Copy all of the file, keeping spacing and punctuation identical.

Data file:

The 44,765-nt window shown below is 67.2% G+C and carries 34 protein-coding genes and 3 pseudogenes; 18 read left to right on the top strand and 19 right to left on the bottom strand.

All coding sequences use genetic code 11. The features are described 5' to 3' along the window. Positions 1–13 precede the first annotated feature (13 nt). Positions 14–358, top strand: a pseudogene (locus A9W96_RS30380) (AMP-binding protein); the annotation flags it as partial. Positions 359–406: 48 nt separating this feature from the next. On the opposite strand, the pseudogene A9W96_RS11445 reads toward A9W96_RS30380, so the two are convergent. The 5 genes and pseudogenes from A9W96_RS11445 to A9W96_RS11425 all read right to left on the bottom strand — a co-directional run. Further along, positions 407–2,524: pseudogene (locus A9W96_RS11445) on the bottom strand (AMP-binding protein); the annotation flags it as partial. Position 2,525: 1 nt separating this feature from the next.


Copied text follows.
The 44,765-nt window shown below is 67.2% G+C and carries 34 protein-coding genes and 3 pseudogenes; 18 read left to right on the top strand and 19 right to left on the bottom strand.

All coding sequences use genetic code 11. The features are described 5' to 3' along the window. Positions 1–13 precede the first annotated feature (13 nt). Positions 14–358, top strand: a pseudogene (locus A9W96_RS30380) (AMP-binding protein); the annotation flags it as partial. Positions 359–406: 48 nt separating this feature from the next. On the opposite strand, the pseudogene A9W96_RS11445 reads toward A9W96_RS30380, so the two are convergent. The 5 genes and pseudogenes from A9W96_RS11445 to A9W96_RS11425 all read right to left on the bottom strand — a co-directional run. Further along, positions 407–2,524: pseudogene (locus A9W96_RS11445) on the bottom strand (AMP-binding protein); the annotation flags it as partial. Position 2,525: 1 nt separating this feature from the next.